Height above What?

While its obvious that you now line up and wait where you once positioned and held, thats not the only place international standards are sneaking into your flying.


While it’s obvious that you now “line up and wait” where you once positioned and held, that’s not the only place international standards are sneaking into your flying.

I always thought the term TCA—Terminal Control Airspace—had the right ominous overtones for airspace I didn’t want to blunder into as a newbie pilot. In comparison, Class B airspace sounds like a factory second the FAA picked up at a bargain price. (“The border is a bit ragged on the south side, but don’t worry about it, no one will notice.”)

Transitioning to a new standard usually gives pilots and controllers alike ample opportunity for Maalox abuse, so it’s refreshing to hear about one that should go smoothly. In fact, you probably didn’t even notice it was happening.
Change 20

The December 2007 update of TERPS (Change 20) included a line to put the U.S. more in tune with the rest of the world (at least in terms of approach charting). This change mandated replacing the term Height Above Touchdown (HAT) with Height Above Threshold (HATh), and replacing Touchdown Zone Elevation (TDZE) with Threshold Elevation (THRE). Why that’s THRE rather than just TE, we don’t know. Maybe there was a desire to keep it at four letters so pilots wouldn’t even notice unless they read it closely.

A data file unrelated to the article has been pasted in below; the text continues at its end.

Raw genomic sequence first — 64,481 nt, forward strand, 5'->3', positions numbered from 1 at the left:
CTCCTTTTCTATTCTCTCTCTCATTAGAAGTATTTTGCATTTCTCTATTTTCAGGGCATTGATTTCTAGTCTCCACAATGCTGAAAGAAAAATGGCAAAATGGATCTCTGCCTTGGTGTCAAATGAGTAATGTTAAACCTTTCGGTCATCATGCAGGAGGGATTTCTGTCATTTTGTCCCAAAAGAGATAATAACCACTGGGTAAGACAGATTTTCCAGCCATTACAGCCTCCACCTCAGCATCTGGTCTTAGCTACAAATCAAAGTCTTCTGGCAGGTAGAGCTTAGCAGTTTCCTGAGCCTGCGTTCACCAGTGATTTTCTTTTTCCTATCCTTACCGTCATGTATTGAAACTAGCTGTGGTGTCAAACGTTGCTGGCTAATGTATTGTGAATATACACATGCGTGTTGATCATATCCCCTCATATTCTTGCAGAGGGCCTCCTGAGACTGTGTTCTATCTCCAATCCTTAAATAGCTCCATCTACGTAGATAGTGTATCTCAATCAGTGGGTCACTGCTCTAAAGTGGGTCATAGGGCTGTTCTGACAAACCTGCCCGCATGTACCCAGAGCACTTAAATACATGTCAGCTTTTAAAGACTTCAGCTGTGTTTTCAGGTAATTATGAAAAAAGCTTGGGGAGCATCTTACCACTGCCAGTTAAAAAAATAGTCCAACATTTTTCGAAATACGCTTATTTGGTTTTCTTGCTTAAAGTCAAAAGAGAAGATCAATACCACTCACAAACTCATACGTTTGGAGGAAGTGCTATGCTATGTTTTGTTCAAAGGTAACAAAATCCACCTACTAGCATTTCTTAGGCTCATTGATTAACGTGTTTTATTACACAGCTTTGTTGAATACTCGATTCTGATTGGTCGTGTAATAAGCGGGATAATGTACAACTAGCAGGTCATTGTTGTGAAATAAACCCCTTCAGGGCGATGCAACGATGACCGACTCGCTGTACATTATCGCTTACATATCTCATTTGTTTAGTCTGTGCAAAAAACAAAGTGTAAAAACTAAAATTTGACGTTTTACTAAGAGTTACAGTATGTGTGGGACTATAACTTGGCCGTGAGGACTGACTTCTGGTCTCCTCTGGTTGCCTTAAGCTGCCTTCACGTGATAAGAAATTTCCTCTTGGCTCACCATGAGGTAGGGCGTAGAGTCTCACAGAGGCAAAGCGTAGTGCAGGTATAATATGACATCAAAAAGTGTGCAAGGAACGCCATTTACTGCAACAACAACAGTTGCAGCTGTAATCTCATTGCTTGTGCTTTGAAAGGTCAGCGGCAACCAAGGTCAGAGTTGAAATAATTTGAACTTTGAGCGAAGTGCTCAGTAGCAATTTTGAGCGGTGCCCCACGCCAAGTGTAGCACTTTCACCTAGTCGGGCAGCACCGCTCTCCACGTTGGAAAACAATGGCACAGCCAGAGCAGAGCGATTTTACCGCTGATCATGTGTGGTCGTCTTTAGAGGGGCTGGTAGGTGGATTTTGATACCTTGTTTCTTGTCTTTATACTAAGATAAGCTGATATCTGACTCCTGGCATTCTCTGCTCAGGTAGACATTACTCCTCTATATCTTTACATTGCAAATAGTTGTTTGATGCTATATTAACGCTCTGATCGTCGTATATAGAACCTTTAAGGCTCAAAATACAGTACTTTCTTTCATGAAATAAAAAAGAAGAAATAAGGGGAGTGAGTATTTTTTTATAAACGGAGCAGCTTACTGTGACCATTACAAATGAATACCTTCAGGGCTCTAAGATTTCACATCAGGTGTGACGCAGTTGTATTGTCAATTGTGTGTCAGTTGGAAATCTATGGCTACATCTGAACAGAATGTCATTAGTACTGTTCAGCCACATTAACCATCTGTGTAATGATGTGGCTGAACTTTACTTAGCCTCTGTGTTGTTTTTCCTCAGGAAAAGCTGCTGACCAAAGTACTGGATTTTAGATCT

The difference is subtle: THRE is measured at the runway threshold and TDZE is measured about 1000 feet down the runway. Unless the runway in question has a gradient worthy of the late Evel Knievel, that difference is unlikely to be more than a few feet. If the runway gradient is more than 0.25 percent, they have to note that in the airport diagram anyway.

That means this is really a paper change with no substantial safety impact. In these cases, the charting office simply incorporates the new standard when they issue new charts or update older ones.

That’s what happened to the ILS or LOC Rwy 3 at Sanford/Raleigh Executive Jetport. ((Doesn’t “Jetport” make it sound so exciting and Buck Rogers-ish?) An alert IFR reader did notice the letter swapping in the airport diagram and wrote in. If you catch the same change, now you know, too.

Jeppesen users will also see the change, albeit with less fanfare. The new elevation is simply shown without saying it’s threshold elevation. This makes more sense if you know the overall Jepp system. They’ve always shown elevations of each runway threshold on their dedicated airport pages. On the approach chart, they would show the TDZE just like on Aeronav charts. So, in a sense, there’s less information for Jepp users than there once was. Sorry, guys.

If you want to compare to the old format of each system, take a look at the as-yet-unchanged ILS or LOC Rwy 5 at Anderson Regional.

Note that the change has repercussions in the straight-in minimums section as well. No, the minimums themselves won’t change, but the small number following them will as HAT gets replaced with HATh. The new number shows how high you should be over brick one of the runway rather than the spot under the fat, white stripes a bit further out ahead of you. It’s a small thing, but safe IFR flying is the compilation of many small things, so it’s good to know exactly what means what.

This will be a slow process in changing over. You can expect to have a mix of charts with both formats for some time. There may even be mixed charts at the same airport in some cases. But the abbreviation (or lack thereof for Jepp users) will tell you whether or not your HAT has an “h” stuck in it.


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